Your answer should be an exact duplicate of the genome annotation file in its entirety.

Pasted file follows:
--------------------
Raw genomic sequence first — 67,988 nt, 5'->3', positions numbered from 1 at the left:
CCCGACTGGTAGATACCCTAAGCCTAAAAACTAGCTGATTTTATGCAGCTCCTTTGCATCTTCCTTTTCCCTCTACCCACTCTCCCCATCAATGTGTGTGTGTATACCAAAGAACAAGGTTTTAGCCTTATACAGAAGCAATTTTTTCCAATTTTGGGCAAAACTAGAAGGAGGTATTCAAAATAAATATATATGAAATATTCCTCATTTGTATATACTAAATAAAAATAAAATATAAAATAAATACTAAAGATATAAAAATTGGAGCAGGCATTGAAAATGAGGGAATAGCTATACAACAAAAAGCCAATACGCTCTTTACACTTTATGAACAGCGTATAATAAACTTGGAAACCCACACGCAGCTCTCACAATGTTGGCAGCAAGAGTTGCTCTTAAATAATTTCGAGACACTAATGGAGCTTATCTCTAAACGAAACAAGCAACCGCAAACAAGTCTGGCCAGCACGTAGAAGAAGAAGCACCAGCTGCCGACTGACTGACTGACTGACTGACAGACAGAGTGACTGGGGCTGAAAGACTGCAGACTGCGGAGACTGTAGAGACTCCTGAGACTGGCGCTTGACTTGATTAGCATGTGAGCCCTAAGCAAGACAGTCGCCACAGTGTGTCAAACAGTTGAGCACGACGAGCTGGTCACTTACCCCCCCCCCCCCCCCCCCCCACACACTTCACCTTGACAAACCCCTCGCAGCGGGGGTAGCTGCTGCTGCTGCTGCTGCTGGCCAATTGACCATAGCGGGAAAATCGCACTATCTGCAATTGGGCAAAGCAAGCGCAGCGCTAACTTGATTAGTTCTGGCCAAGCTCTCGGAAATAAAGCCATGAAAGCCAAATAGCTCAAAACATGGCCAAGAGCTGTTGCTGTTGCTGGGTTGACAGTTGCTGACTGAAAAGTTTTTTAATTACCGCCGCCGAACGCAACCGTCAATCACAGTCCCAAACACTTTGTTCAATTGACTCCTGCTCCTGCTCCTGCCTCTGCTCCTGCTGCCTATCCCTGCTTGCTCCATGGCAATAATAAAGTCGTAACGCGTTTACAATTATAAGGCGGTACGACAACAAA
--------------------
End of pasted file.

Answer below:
Raw genomic sequence first — 67,988 nt, 5'->3', positions numbered from 1 at the left:
CCCGACTGGTAGATACCCTAAGCCTAAAAACTAGCTGATTTTATGCAGCTCCTTTGCATCTTCCTTTTCCCTCTACCCACTCTCCCCATCAATGTGTGTGTGTATACCAAAGAACAAGGTTTTAGCCTTATACAGAAGCAATTTTTTCCAATTTTGGGCAAAACTAGAAGGAGGTATTCAAAATAAATATATATGAAATATTCCTCATTTGTATATACTAAATAAAAATAAAATATAAAATAAATACTAAAGATATAAAAATTGGAGCAGGCATTGAAAATGAGGGAATAGCTATACAACAAAAAGCCAATACGCTCTTTACACTTTATGAACAGCGTATAATAAACTTGGAAACCCACACGCAGCTCTCACAATGTTGGCAGCAAGAGTTGCTCTTAAATAATTTCGAGACACTAATGGAGCTTATCTCTAAACGAAACAAGCAACCGCAAACAAGTCTGGCCAGCACGTAGAAGAAGAAGCACCAGCTGCCGACTGACTGACTGACTGACTGACAGACAGAGTGACTGGGGCTGAAAGACTGCAGACTGCGGAGACTGTAGAGACTCCTGAGACTGGCGCTTGACTTGATTAGCATGTGAGCCCTAAGCAAGACAGTCGCCACAGTGTGTCAAACAGTTGAGCACGACGAGCTGGTCACTTACCCCCCCCCCCCCCCCCCCCCACACACTTCACCTTGACAAACCCCTCGCAGCGGGGGTAGCTGCTGCTGCTGCTGCTGCTGGCCAATTGACCATAGCGGGAAAATCGCACTATCTGCAATTGGGCAAAGCAAGCGCAGCGCTAACTTGATTAGTTCTGGCCAAGCTCTCGGAAATAAAGCCATGAAAGCCAAATAGCTCAAAACATGGCCAAGAGCTGTTGCTGTTGCTGGGTTGACAGTTGCTGACTGAAAAGTTTTTTAATTACCGCCGCCGAACGCAACCGTCAATCACAGTCCCAAACACTTTGTTCAATTGACTCCTGCTCCTGCTCCTGCCTCTGCTCCTGCTGCCTATCCCTGCTTGCTCCATGGCAATAATAAAGTCGTAACGCGTTTACAATTATAAGGCGGTACGACAACAAA